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WGR's Paul Hamilton no longer travels with Sabres; opener for team gets strong rating

Alan Pergament

WGR sports reporter Paul Hamilton has been shut out from traveling to Buffalo Sabres road games for the first time in recent memory.

Some discerning Sabres fans have noticed that Hamilton hasn’t been in Pittsburgh or Columbus for the team’s first two road games to do postgame interviews.

Hamilton declined comment and passed the question to Greg Ried, the local leader of Entercom stations. Ried hasn’t responded to an email or a telephone call.

However, Hamilton has told many people who have covered the Sabres that he has been pulled off the road because of a corporate Entercom edict to save expenses and he will work away games from the station’s studio.

The timing isn’t great, since the Sabres’ strong start to the season has increased interest in the team.

It also is unclear how much Entercom will be saving since Hamilton flew with the team as part of WGR’s rights deal to simulcast game coverage with MSG.

If the Sabres continue to do well, it wouldn’t be surprising if Hamilton returned to the road later in the season. For now, the extra time he will have because he isn’t traveling could free him up to do more coverage of the Buffalo Bills.

Hamilton essentially is caught in the same Entercom cost-cutting that led to last month’s dismissal of Star 102.5 personality Roger Christian after 43 years, as well as the dismissal of several other behind-the-scenes staffers at the company’s local stations.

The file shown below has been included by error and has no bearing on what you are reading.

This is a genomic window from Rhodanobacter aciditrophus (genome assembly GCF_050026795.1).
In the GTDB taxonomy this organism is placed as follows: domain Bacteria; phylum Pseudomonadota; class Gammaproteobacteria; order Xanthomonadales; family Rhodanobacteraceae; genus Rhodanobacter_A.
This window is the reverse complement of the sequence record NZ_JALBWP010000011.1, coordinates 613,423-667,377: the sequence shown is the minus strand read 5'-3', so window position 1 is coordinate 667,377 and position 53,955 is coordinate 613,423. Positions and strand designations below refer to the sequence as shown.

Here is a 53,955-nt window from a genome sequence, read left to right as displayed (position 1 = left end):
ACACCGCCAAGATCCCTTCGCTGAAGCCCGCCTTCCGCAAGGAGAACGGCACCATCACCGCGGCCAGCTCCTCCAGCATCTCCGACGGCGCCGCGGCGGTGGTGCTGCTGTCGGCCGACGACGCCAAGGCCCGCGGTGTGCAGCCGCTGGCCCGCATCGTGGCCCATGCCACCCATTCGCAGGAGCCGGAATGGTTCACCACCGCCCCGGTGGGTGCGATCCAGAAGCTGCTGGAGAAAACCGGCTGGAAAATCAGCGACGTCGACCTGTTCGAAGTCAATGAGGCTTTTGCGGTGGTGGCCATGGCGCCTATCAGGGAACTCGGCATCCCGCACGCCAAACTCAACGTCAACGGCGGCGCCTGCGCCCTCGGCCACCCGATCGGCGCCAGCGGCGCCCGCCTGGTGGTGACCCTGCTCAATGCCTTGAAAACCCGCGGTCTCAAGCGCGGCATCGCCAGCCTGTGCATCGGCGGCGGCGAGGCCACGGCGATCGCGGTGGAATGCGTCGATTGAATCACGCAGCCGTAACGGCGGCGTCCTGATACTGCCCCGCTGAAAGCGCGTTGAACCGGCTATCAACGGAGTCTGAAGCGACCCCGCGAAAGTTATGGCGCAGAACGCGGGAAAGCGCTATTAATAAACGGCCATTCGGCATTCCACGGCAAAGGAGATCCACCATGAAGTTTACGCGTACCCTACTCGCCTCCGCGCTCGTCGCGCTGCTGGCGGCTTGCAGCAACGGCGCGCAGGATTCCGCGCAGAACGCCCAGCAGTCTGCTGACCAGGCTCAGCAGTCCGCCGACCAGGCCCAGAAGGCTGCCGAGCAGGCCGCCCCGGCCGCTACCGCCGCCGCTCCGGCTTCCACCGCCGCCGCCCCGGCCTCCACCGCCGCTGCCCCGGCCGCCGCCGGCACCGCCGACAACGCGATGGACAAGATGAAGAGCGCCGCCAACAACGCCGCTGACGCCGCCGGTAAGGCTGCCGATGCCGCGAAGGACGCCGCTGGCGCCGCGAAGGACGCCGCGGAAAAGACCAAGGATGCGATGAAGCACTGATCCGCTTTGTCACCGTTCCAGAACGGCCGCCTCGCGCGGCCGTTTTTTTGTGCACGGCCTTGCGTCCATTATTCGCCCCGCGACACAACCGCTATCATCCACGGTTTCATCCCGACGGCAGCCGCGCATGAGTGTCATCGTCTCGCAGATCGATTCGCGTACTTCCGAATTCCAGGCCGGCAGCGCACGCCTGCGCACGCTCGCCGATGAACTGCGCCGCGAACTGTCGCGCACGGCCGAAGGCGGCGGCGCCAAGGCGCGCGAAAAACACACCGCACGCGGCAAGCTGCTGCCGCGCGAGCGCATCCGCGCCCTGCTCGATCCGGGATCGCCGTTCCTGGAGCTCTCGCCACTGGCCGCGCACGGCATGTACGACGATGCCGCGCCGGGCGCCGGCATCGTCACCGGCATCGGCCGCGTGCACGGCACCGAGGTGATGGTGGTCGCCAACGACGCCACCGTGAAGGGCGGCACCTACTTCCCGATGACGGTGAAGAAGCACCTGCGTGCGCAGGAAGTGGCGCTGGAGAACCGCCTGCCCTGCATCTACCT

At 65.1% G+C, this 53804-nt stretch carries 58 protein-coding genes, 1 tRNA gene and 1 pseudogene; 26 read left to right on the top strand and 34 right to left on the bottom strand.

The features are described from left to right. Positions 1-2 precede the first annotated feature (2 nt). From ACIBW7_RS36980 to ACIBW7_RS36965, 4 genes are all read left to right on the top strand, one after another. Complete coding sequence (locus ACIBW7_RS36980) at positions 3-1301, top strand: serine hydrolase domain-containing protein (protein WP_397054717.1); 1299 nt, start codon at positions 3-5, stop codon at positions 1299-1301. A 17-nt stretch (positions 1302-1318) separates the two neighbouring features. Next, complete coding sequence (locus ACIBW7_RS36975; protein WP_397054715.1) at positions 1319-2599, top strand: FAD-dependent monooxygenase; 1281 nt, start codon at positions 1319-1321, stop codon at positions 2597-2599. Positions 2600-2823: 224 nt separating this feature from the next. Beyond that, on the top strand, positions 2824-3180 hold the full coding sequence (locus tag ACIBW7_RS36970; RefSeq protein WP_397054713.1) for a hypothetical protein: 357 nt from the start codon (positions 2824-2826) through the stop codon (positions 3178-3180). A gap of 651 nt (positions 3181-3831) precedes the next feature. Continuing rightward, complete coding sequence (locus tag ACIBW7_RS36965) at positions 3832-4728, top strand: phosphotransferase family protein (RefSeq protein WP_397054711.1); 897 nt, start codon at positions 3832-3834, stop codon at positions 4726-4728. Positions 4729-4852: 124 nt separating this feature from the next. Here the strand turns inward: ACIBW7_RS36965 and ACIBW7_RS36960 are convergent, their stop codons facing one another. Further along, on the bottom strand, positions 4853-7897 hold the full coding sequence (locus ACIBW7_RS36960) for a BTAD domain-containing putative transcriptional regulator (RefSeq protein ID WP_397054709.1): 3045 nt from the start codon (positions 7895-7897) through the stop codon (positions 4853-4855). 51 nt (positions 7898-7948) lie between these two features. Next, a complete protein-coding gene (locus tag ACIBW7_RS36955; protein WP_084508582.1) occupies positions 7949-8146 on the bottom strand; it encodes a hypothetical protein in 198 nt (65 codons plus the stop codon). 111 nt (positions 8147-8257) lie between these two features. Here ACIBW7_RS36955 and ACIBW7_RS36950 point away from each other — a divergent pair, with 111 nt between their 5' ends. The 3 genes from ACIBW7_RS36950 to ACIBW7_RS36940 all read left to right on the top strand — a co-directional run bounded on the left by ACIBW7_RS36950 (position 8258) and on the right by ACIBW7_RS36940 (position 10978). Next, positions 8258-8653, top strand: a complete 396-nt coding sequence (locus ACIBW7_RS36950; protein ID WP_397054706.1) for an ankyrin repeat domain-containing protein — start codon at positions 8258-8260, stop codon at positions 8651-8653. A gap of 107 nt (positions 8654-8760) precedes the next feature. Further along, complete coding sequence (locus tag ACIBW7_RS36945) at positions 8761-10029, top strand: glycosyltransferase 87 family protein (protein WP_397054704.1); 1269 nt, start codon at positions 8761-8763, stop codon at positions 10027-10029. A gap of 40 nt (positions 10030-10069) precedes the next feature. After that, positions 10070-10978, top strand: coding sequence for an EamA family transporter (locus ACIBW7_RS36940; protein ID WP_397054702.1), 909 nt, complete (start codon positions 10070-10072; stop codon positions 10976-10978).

Entercom, which owns 235 stations in the country, has been making cost-cutting moves of personnel at stations across the nation.

It owns seven stations in Buffalo, including WGR, WBEN-AM, WWKB-AM (ESPN 1520), Kiss 98.5 (WKSE-FM), Alternative Buffalo 107.7 (WLKK-FM), Star 102.5 (WTSS-FM) and Classic R&B (107.3 FM, 1400 AM, WWWS-AM).

The company’s stock reportedly declined by 36% in August, with its acquisition of the CBS radio empire in 2017 being blamed for its problems. Entercom’s stock traded in the range of $15-$16 at the time of acquisition. At the time of the August report, the stock was trading at $3.36 a share. As of Tuesday, it was down to $3.08.

Ratings time: The Sabres’ season-opening victory over Pittsburgh on Oct. 3 had a strong 9.2 rating on MSG. It peaked with an 11.3 rating near game’s end.

The rating was especially strong since an hour or more of the game was played opposite Seattle’s 30-29 win over the Los Angeles Rams. That NFL game had a 10.0 rating on WUTV, the local Fox affiliate. It is rare for any prime-time entertainment program to get a local rating near the 9.2 that the Sabres game had. On that Thursday night, the highest-rated broadcast network entertainment program was CBS’ “Young Sheldon” with an 8.4 rating on WIVB-TV.  Local ratings are delayed by a day or more now because Nielsen has a larger sample size here than it has had in the past.

The hiring of Rob Gronkowski, the Western New York native and former All-Pro tight end for the New England Patriots, as an analyst could be viewed by Fox as one of need.

The Fox Sports pregame crew of Terry Bradshaw (age 71), Howie Long (59), Jimmy Johnson (76), Michael Strahan (47) and Tony Gonzalez (43) is a little top heavy with older players and needs someone like Gronk (30) more recently connected to the game to attract younger viewers.

It might seem odd that Fox, which primarily carries NFC games, would hire a former AFC star like Gronk to be an analyst “for its extensive portfolio of NFL programming.”

But Bradshaw (Pittsburgh), Long (Oakland), Johnson (Miami, NFC’s Dallas) and Gonzalez (Kansas City, NFC’s Atlanta) were AFC guys, too.

Rob Gronkowski on retirement, living without pain and 'the Buffalo mentality'


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